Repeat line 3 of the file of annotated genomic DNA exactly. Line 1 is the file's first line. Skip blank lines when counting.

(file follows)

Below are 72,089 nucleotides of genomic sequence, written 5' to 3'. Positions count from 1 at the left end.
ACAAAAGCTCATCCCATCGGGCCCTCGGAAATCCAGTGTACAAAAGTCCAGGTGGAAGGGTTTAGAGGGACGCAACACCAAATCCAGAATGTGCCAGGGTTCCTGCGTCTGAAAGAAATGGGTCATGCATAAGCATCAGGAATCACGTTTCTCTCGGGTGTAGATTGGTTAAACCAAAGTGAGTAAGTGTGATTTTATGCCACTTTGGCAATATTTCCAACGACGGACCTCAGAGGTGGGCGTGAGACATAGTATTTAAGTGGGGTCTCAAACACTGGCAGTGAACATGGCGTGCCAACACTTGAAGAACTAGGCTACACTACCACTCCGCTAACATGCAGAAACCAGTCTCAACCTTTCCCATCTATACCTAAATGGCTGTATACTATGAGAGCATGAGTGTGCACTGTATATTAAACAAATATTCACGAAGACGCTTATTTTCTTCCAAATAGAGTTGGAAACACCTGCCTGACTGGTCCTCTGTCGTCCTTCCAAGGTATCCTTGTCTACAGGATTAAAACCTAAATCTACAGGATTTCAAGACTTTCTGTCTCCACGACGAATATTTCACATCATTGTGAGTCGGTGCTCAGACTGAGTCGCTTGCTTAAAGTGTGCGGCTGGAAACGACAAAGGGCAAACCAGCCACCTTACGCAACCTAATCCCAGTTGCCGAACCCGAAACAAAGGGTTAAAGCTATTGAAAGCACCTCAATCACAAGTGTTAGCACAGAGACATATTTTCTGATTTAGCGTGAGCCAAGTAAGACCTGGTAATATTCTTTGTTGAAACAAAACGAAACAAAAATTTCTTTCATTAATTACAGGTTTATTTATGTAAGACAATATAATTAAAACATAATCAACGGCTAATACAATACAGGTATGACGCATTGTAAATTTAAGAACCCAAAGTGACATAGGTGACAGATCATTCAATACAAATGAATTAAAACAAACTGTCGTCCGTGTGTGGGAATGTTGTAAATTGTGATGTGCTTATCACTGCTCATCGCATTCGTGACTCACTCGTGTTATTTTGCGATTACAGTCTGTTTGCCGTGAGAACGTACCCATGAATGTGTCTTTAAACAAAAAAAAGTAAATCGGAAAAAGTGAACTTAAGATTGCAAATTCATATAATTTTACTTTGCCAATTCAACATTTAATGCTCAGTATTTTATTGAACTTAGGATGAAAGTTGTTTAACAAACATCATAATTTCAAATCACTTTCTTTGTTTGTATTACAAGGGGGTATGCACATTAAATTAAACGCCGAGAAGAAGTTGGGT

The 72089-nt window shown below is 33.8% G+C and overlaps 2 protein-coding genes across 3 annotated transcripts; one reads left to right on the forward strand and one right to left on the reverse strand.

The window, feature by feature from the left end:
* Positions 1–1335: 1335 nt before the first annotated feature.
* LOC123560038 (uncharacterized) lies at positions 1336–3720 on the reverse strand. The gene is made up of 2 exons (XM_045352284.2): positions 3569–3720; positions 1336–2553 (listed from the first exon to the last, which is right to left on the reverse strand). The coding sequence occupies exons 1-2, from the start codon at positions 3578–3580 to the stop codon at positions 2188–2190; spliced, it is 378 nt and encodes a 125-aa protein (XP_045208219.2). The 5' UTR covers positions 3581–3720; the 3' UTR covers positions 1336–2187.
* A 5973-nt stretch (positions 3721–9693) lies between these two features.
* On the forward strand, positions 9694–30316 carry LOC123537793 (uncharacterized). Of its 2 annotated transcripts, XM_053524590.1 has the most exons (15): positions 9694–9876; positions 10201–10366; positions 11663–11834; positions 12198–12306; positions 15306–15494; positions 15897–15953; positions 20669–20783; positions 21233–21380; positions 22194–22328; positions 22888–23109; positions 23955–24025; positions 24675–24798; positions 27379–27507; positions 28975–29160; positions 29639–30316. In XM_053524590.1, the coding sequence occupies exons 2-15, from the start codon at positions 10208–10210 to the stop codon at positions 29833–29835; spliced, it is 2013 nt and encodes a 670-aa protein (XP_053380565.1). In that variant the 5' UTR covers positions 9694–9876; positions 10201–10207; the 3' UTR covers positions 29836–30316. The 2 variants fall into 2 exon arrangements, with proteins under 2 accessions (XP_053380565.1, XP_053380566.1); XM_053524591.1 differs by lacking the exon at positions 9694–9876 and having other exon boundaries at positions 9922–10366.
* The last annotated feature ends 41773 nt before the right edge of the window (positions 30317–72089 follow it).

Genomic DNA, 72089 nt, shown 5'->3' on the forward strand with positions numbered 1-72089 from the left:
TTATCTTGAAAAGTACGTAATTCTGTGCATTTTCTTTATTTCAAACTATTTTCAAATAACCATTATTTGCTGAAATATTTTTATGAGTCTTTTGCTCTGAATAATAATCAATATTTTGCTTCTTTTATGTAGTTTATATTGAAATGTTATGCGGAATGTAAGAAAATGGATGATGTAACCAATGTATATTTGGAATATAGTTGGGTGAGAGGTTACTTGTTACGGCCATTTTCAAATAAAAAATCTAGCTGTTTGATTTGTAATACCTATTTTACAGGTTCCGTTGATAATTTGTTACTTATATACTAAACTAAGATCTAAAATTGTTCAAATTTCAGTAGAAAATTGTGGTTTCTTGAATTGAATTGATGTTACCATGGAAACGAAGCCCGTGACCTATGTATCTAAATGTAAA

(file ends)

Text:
The 72089-nt window shown below is 33.8% G+C and overlaps 2 protein-coding genes across 3 annotated transcripts; one reads left to right on the forward strand and one right to left on the reverse strand.